We are proud to announce the Ed Fouhy Distinguished Speaker Series,a program which will engage the community in exploring significant and thought-provoking topics.


As a communications professional Ed Fouhy brought the world and its stories to the American public. As a CMMC volunteer and museum docent, Ed wrote and produced two videos explaining the importance of wireless radio communications to the rescue of Titanic survivors and the outcome of the Battle of the Atlantic during WWII. Through a limited schedule of special presentations the Ed Fouhy Distinguished Speaker Series has been established to promote knowledge and understanding of history and world events, with a special focus on the science and development of communications technology and its profound effect on our lives.


On October 15, 2015 our inaugural distinguished speaker was Professor Thomas Perera, PhD. In a followup to his riveting presentation at our May 9 Annual Meeting, Dr. Perera presented "Clandestine Radio Operations In World War II". The Ed Fouhy Distinguished Speaker Series and Dr. Perera were introduced by Morton Dean, formerly of CBS and ABC News.



Virtual Presentation, Thursday Evening June 25, 7:00 PM

Chatham Marconi Maritime Center Welcomes Jack Binns’ Granddaughter,

Virginia U. Lovelace MD, to its Ed Fouhy Distinguished Speaker Series



JANUARY 23, 1909“It was around 5:40 in the morning.  Jack Binns had just gone to bed after a long night at the wireless key of the Royal Mail Steamship "Republic" when he heard the foghorn grow more urgent and felt the ship slow down and reverse its engines.  Then came a great crashing sound and half of his wireless cabin was ripped away.  Had he still been sitting at his key, he would have been killed!  Thus began one of the greatest rescues at sea coordinated with the help of Marconi's new technology, wireless…” from http://www.jackbinns.org .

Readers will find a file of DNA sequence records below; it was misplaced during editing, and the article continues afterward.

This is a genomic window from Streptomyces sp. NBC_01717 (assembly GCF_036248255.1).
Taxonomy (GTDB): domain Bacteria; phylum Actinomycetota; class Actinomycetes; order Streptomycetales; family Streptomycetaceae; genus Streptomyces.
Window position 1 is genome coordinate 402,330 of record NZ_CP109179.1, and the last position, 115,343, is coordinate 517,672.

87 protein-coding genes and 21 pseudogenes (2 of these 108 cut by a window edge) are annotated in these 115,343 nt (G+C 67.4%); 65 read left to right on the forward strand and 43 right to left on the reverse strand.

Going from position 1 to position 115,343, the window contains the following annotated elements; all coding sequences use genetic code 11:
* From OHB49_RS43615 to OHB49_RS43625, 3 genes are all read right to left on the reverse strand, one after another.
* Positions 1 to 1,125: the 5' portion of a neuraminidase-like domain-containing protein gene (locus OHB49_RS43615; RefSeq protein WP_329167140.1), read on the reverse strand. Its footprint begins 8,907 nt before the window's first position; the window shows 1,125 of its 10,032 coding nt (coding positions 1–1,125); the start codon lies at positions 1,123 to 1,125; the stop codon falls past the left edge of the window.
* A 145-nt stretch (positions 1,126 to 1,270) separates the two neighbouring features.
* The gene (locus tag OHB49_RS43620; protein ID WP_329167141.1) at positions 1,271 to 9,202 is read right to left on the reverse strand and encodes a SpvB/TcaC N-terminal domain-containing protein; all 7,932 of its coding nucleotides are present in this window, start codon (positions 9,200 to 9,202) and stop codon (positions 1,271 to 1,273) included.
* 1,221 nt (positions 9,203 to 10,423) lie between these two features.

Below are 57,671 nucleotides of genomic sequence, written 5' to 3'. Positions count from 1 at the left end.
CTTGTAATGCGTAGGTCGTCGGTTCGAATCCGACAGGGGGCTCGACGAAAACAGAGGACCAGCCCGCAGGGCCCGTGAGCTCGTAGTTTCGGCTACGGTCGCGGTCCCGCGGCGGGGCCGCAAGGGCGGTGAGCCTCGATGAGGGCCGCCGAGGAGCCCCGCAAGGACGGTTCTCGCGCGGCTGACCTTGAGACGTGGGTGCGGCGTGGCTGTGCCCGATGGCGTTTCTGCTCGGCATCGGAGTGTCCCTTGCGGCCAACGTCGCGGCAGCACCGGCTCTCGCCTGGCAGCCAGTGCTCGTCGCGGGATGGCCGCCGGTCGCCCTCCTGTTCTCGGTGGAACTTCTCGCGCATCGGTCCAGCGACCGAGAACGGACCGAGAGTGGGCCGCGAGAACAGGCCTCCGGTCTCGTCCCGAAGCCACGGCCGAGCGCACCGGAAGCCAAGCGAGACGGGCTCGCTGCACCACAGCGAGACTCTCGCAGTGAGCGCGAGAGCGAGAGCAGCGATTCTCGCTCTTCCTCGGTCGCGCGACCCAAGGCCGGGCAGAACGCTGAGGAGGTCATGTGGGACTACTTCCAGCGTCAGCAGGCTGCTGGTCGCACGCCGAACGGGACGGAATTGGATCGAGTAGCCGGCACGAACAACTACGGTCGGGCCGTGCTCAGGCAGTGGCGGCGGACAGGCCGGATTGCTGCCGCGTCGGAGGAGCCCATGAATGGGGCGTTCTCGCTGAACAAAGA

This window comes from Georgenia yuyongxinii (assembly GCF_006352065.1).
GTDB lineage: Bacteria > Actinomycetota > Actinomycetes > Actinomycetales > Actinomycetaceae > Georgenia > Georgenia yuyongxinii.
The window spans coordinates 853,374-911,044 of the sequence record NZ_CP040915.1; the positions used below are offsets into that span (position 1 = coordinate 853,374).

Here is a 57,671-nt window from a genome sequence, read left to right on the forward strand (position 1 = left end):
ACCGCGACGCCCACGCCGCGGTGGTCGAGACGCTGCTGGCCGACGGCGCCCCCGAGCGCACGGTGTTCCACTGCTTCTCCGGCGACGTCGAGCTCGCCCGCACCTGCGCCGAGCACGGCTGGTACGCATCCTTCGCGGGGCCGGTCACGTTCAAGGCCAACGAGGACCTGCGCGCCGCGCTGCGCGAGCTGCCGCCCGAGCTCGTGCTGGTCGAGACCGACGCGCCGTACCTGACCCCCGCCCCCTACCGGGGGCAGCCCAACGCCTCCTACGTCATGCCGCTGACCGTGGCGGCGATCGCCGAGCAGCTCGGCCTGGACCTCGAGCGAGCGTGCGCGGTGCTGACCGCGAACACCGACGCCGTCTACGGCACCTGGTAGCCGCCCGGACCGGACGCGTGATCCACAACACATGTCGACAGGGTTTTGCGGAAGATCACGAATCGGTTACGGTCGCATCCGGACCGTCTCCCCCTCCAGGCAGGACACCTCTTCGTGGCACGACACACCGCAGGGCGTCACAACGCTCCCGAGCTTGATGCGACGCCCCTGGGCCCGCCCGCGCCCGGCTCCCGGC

This season, Chatham Marconi Maritime Center introduces “Radio to the Rescue”, a series  of special events, fascinating speakers and new exhibits at the Marconi-RCA Wireless Museum.  At the turn of the 20th century, radio communication ended the isolation of mariners at sea.  Valuable lessons learned from the “Republic” rescue and from subsequent sea disasters help keep people safe today, and have saved countless lives.  


The Center leads off its 2020 season with a virtual presentation in its Ed Fouhy Distinguished Speaker Series.  Virginia Utermohlen Lovelace will tell the personal story of her grandfather, Jack Binns, who was the radio operator aboard the RMS “Republic” in 1909.  The ship was equipped with Marconi’s new wireless telegraph system.  Binns was the first to use wireless to organize an open-sea rescue after the “Republic” was rammed in the cold January fog by the SS “Florida” just south of Nantucket.




Virginia Utermohlen Lovelace, MD

obtained her undergraduate degree in physics from Washington University in St. Louis,

and her medical degree from Columbia University's College of Physicians and Surgeons. 

She was appointed a post-doctoral fellow at Rockefeller University, and recently retired

from Cornell University where she was an Associate Professor in the Division of Nutritional Sciences,

College of Human Ecology. 

More background about both the topic and speaker may be found at http://www.jackbinns.org .



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